to choice heavy, [email protected] light,
[email protected] bulk of sales, [email protected]
Sheep—Good to choice wethers, $4.25
@4.75 fair to choice mixed, [email protected]
4.25 Western sheep, [email protected] na
tive sheep, [email protected]
South St. Paul, Jan. 24. Cattle
Good to choice steers, $4.50 5.50
goOd to choice cows and heifers, $3.25
@4 good to choice feeding steers,
[email protected] good to choice stock
steers, ^[email protected] steer calves, [email protected]
2.7.5 good to choice stock cows and
heifers, [email protected] Hogs—Light and
light mixed, [email protected] mixed and
cutchers, [email protected] Sheep—Good to
choice fat lambs, $4.75 5.50 culls
and stock lambs, [email protected] good to
choice, |4.40 good to choice ewes,
'medium weight, [email protected] culls and
Stwk iwes, [email protected] 75.
Two Men Shc»t at Each Other In New
York Street
New York,, Jan. 24 —Two unknown
men fought a duel in sight of Oak
street police station in this city last
night, biit both being bad shots, es
caped unscratched. There ,were two
victims of their bullets, however, a
boy and a girl. The boy, Willie Mc
Laughlin, was shot in the body and
perhaps fatally wounded. The girl re
ceived a wound in the leg. After
emptying their^ revolvers the men es
caped. /,
Two KHied by a Train.
mixed, [email protected]: stackers and feeders, fhe United States has the right to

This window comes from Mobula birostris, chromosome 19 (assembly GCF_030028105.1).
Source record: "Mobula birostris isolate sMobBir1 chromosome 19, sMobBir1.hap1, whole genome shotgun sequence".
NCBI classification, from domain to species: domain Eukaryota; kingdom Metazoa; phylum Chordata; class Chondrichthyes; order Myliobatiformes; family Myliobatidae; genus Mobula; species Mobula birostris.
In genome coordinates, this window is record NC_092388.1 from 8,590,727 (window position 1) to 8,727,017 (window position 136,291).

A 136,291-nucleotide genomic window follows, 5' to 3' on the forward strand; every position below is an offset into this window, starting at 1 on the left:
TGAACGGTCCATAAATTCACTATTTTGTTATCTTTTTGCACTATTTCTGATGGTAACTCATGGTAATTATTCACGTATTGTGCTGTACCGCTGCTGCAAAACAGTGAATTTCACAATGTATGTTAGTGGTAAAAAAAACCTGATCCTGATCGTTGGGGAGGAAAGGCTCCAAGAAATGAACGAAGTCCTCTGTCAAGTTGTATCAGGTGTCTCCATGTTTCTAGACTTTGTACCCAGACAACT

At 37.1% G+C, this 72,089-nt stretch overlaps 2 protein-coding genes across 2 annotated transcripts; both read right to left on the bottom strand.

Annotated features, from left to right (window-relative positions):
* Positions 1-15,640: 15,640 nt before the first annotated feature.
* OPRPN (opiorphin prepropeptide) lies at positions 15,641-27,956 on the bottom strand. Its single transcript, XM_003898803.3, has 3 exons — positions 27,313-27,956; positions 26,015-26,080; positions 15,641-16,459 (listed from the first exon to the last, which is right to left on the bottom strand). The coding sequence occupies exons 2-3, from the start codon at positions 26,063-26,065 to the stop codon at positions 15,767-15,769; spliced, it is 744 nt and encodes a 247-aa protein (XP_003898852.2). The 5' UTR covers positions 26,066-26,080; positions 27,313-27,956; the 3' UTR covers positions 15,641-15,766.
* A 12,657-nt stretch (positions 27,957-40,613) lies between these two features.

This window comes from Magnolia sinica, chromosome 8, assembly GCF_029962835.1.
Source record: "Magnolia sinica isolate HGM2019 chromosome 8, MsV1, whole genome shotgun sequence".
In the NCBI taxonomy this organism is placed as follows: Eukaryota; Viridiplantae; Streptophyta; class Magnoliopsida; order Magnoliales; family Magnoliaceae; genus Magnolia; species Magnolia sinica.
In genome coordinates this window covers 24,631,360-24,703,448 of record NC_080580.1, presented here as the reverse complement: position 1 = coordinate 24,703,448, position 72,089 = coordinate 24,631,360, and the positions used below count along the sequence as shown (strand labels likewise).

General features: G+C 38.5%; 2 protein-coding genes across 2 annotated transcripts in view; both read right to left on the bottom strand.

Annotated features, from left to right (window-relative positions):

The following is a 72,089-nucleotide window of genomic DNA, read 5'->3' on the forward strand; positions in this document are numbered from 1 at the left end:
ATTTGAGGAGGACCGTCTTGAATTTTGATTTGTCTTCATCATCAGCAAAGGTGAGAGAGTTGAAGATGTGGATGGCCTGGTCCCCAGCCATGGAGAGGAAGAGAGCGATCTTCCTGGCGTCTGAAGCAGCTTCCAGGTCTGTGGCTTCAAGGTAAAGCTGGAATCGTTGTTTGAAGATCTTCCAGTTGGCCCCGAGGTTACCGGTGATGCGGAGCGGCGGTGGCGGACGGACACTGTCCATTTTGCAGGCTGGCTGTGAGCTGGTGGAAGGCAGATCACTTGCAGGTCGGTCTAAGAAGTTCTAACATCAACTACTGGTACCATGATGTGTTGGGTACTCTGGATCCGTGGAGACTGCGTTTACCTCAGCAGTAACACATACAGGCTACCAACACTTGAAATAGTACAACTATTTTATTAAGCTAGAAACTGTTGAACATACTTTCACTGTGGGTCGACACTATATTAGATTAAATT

[email protected] calves and yearlings, $2
3.85. Hogs, $5.75 @6.
Shelby, Ohio, Jan. 24. {Catherine
Mctyahon, aged seventy, 'and her reg^cy. Wt wtfelj. This attion of the
struck- and killed by a Big Four train hing is taken as a result of medica'
while driving across the .tracks last
nlarht &iv •m!: lectori "*T AS
night jected vUgt to Norwayj,
Washington, Jan. 24. Yesterday's
meeting of the cabinet was one of the
most important held in several weeks.
The subjects of great moment were
discussed fully, the session continuing
for two hours. All the members of
the cabinet were present. Secretary
Hay leaving his home for the first
time in several days to attend The
He presented a draft of the Panama
canal treaty signed Thursday evening
and both the president and his associ
ates in the cabinet expressed satis
faction with the results achieved
through the long and difficult negotia
The treaty is identical with that
drawn by the government several
months ago and at that time submitted
to the Colombian government with the
single exception of the amount of an
nuity to be paid Colombia for the right
of ,way of the canal. This government
proposed an annuity of $100,000, while
Colombia demanded $650,000. During
the several months "of negotiations
Agreed to All Points
in the treaty proposed by the United
States with the exception of the an
nuity. For several days active efforts
have been making to secure an agree
ment on this question, but not until
Thursday were they successful. The
Colombian government then agreed to
accept an annuity of $250,000. This
was entirely satisfactory to the pres
ident and Secretary Hay, and while it
is a larger amount than was offered at
first, it is believed by administration
officials that the senate undoubtedly
will accept the figure named in the
treaty, particularly after it is made
clear that a lesser amount would de
prive Colombia of income which she is
now actually receiving.
All other points than this one of
.money compensation remain as they
stood,in the original draft of the
treaty and are completely satisfactory
to the United States government. The
States will have-control of the
Practically in Perpetuity,"
as required by the Spooner act. The
treaty provides for the payment by the
United States to Colombia of $10,000,
000 in gold and $250,000 annually
thereafter. The lease of a zone six
miles wide for 100 years is granted.